Dickinson digs out

Things in Dickinson and surrounding areas were getting back to normal Wednesday after the area was hit with rain and more than a half a foot of snow Monday and Tuesday.

Press Photo by Ashley Martin Sarah Dobitz, left, and Hayley Bentz, who are both 10 years old, play in a snow hill near Heart River Elementary School Wednesday. School was cancelled Tuesday, but was open again Wednesday.

Things in Dickinson and surrounding areas were getting back to normal Wednesday after the area was hit with rain and more than a half a foot of snow Monday and Tuesday.

There were a few accidents and a man lost a finger while using a snow blower on 13th Avenue East Tuesday.

No travel advisories didn't stop many Stark County residents from venturing out.

Capt. Tony Huck with the North Dakota Highway Patrol said one motorist had minor injuries after crashing Wednesday. He said the Highway Patrol responded to about four other accidents in Stark County and surrounding areas from Monday to Wednesday afternoon. Huck added at least 35 motorists in the area called for help when their vehicles became stuck in the snow.

Huck said groups of seven to 10 vehicles were stuck on the Interstate near Richardton and Glen Ullin.


"The plows couldn't keep up and we had all these vehicles getting stuck and the Interstate was closed because you couldn't get around them," Huck said, adding four officers from Bismarck assisted.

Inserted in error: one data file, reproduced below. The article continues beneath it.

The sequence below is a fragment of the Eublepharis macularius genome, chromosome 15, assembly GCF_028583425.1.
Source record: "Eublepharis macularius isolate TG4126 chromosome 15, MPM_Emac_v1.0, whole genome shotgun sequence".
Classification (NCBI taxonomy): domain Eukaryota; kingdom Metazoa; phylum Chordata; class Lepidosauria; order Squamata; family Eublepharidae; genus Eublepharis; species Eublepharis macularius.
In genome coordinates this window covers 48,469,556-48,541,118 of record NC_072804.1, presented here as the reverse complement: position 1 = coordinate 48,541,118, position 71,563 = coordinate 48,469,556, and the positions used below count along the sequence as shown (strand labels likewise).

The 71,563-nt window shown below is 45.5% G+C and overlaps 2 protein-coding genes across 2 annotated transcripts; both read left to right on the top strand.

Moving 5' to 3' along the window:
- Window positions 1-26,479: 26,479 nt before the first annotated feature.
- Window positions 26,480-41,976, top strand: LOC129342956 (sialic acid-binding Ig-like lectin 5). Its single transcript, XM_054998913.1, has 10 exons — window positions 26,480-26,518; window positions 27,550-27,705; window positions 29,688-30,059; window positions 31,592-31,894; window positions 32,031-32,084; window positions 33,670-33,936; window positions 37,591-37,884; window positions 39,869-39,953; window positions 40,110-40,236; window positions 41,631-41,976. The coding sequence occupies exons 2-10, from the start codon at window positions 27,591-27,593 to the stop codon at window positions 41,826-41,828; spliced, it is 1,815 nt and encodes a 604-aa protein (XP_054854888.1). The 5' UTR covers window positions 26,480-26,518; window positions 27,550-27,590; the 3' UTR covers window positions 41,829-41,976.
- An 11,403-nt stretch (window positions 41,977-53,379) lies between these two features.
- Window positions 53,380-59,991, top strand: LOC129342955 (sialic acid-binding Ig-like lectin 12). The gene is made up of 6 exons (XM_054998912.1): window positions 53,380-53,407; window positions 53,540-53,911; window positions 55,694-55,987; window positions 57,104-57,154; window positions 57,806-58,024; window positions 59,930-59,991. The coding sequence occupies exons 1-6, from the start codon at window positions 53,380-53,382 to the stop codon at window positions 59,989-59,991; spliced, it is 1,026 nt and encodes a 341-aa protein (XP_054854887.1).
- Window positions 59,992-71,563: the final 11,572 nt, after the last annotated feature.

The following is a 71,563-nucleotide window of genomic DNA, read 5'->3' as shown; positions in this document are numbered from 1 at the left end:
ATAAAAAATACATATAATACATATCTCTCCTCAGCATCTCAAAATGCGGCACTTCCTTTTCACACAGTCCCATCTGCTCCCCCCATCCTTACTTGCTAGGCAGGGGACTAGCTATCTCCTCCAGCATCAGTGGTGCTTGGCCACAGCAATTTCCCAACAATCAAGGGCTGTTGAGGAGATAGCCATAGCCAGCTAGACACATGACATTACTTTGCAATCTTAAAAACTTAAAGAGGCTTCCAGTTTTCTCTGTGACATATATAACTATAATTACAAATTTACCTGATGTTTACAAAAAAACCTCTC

The Dickinson Police Department was busy responding to 22 property accidents from Monday night into Wednesday afternoon and assisted at least 12 motorists who were stuck in the snow during the same time period.

The number doesn't include all of those who could be seen digging themselves out of snow banks and parking lots across town.

"That amount of accidents really ties us up," said Lt. Rod Banyai from the Dickinson Police Department.

The Stark County Sheriff's Department responded to six property accidents and helped 11 people who were caught in the snow.

"With where we had to go and what we had to do, four-wheel-drive was a godsend," said Sheriff Clarence Tuhy.

Tow trucks have also been busy pulling people out.

"Monday night we started early in the evening and just about went all night," said Cordell Zeien, owner of Alternative Wrecker Service. "We had to chain both trucks up at different points."


He said his crew pulled about 10 cars and 30 semi trucks out of the snow from Monday till Wednesday.

Several businesses and every school in Dickinson shut down Tuesday. Schools were open Wednesday, but busses did not run in rural areas. Paul Stremick, Dickinson Public Schools superintendent said it was because several county roads were in rough shape Wednesday morning.

"We didn't want to get out there and endanger the students by having them become stuck," Stremick said. "We had some parents bring their child in because they worked in town and other ones actually had called because they're still snowed in and can't get out yet."

Rocky Cofer, Trinity High School principal, said all three catholic schools also opened Wednesday.

"We had a few rural students who didn't make it in because of the roads, but I think that for the most part, we had a pretty good turn out," Cofer said.

Kevin Birk, a meteorologist with the National Weather Service in Bismarck, said the storm dropped about 8 inches in Dickinson Monday and Tuesday. He said other than colder temperatures the area will have a bit of a break from nasty weather.

"The next chance of another storm might be sometime next week," Birk said.

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